Infrared images of hives in winter

(Ambient: 2C.) Resembling a rocket taking off, the glow below is simply trapped heat in the shadow of the hive, which has not yet radiated away. The bees are clustered above.

I mentioned borrowing an FLIR (heat vision) camera from Jack in an earlier post. He blogged some pictures of his own TBH’s taken with it. Now here is what I saw on a variety of hives belonging to myself and others, at the beginning of winter, when the bees cluster together for warmth.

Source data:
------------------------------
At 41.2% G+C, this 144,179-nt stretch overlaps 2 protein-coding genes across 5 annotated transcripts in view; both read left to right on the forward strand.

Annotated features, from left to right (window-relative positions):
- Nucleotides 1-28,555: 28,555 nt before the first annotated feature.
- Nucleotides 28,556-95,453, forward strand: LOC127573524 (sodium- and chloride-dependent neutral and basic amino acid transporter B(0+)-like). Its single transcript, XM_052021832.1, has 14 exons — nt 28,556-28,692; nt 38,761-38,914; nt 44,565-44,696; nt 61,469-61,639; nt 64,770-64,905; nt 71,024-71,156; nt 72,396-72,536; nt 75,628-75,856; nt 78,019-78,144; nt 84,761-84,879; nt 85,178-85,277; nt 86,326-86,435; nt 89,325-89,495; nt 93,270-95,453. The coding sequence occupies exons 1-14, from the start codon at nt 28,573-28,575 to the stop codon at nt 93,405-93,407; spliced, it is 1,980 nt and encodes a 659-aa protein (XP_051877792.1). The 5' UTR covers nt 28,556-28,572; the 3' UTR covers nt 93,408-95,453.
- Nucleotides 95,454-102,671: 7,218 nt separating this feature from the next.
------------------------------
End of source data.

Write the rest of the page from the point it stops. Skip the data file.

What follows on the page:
I had the camera for a couple of days and tried different settings. I realised a couple of things were artefacts of the way I was using the camera. For example it’s pretty low resolution, so if you take a picture from, say, 10 feet away you see a blurred “average” of the heat distribution. But go within 3 feet and suddenly you see bright spots in the wood – hot spots where screws are conducting heat out, and bees will feel colder next to these. It brings home why some people aim to minimise use of screws.

Here are the other pictures, with commentary


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